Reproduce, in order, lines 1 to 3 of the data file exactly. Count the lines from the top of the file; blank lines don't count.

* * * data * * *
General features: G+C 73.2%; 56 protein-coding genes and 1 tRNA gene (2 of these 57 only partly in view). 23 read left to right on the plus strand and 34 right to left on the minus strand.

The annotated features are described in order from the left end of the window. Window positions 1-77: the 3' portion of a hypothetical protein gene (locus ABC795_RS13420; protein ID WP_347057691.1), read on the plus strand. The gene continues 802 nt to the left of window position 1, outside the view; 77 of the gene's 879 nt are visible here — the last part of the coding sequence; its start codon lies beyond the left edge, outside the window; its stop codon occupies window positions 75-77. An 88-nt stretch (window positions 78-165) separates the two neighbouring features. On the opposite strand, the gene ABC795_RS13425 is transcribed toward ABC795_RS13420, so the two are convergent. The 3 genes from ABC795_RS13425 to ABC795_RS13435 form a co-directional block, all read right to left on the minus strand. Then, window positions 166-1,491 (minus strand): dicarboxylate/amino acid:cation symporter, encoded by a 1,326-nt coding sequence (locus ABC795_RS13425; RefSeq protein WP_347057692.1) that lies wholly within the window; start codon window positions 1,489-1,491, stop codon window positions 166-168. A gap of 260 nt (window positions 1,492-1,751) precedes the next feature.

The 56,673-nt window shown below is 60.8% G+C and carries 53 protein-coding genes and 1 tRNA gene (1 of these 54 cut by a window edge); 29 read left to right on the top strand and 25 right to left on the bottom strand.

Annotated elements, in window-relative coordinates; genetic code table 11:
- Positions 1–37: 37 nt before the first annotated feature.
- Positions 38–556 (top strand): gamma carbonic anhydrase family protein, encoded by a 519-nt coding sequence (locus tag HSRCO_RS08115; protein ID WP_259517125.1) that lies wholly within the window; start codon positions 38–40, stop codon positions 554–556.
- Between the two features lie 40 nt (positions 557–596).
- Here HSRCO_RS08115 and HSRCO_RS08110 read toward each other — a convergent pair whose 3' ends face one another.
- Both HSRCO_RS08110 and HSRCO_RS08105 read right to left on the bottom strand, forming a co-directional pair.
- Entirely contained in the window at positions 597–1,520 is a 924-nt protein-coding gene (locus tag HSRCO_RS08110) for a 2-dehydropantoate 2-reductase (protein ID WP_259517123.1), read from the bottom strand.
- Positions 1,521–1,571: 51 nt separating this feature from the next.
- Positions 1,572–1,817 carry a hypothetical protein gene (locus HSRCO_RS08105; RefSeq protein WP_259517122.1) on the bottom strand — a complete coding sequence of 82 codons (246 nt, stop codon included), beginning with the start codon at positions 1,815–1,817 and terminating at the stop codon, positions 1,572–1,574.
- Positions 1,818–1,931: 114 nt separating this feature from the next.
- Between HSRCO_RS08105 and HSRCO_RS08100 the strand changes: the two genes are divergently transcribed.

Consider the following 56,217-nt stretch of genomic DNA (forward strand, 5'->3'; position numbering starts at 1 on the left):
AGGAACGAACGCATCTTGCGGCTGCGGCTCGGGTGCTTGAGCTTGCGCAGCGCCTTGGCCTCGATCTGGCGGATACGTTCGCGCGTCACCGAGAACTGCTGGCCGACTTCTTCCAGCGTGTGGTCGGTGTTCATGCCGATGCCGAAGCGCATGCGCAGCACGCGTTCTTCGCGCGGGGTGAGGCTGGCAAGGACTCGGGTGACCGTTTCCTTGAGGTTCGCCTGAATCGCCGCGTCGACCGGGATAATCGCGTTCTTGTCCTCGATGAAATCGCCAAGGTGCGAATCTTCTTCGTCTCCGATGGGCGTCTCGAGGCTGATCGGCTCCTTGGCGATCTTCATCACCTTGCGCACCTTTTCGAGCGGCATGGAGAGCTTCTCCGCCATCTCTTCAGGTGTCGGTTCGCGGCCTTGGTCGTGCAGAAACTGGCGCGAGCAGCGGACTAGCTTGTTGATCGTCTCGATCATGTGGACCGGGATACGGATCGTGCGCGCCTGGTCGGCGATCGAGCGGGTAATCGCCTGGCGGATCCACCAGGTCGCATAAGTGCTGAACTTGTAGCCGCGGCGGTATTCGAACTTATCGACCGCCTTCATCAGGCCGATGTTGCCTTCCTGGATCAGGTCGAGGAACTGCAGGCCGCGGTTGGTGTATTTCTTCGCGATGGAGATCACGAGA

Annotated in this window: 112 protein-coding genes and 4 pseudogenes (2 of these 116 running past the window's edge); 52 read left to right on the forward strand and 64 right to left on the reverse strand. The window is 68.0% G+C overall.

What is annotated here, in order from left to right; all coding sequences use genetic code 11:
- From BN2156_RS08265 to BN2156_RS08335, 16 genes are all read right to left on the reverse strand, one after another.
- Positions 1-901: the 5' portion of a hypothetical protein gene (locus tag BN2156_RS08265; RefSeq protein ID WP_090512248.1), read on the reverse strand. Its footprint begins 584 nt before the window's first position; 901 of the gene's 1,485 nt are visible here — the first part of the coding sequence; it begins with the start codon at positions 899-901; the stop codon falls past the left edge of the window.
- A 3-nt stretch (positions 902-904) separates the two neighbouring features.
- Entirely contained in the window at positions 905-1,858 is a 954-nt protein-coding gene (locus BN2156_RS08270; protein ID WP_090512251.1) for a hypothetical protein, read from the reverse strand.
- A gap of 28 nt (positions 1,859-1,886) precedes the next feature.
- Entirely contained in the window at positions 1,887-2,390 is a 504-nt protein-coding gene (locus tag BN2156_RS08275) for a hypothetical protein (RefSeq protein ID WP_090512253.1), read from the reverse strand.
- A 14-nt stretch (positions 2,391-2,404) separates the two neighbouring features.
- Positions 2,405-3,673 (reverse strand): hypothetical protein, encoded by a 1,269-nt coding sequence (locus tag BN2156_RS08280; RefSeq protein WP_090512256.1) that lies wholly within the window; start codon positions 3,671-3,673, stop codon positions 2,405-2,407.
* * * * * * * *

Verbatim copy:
General features: G+C 73.2%; 56 protein-coding genes and 1 tRNA gene (2 of these 57 only partly in view). 23 read left to right on the plus strand and 34 right to left on the minus strand.

The annotated features are described in order from the left end of the window. Window positions 1-77: the 3' portion of a hypothetical protein gene (locus ABC795_RS13420; protein ID WP_347057691.1), read on the plus strand. The gene continues 802 nt to the left of window position 1, outside the view; 77 of the gene's 879 nt are visible here — the last part of the coding sequence; its start codon lies beyond the left edge, outside the window; its stop codon occupies window positions 75-77. An 88-nt stretch (window positions 78-165) separates the two neighbouring features. On the opposite strand, the gene ABC795_RS13425 is transcribed toward ABC795_RS13420, so the two are convergent. The 3 genes from ABC795_RS13425 to ABC795_RS13435 form a co-directional block, all read right to left on the minus strand. Then, window positions 166-1,491 (minus strand): dicarboxylate/amino acid:cation symporter, encoded by a 1,326-nt coding sequence (locus ABC795_RS13425; RefSeq protein WP_347057692.1) that lies wholly within the window; start codon window positions 1,489-1,491, stop codon window positions 166-168. A gap of 260 nt (window positions 1,492-1,751) precedes the next feature.

The 56,673-nt window shown below is 60.8% G+C and carries 53 protein-coding genes and 1 tRNA gene (1 of these 54 cut by a window edge); 29 read left to right on the top strand and 25 right to left on the bottom strand.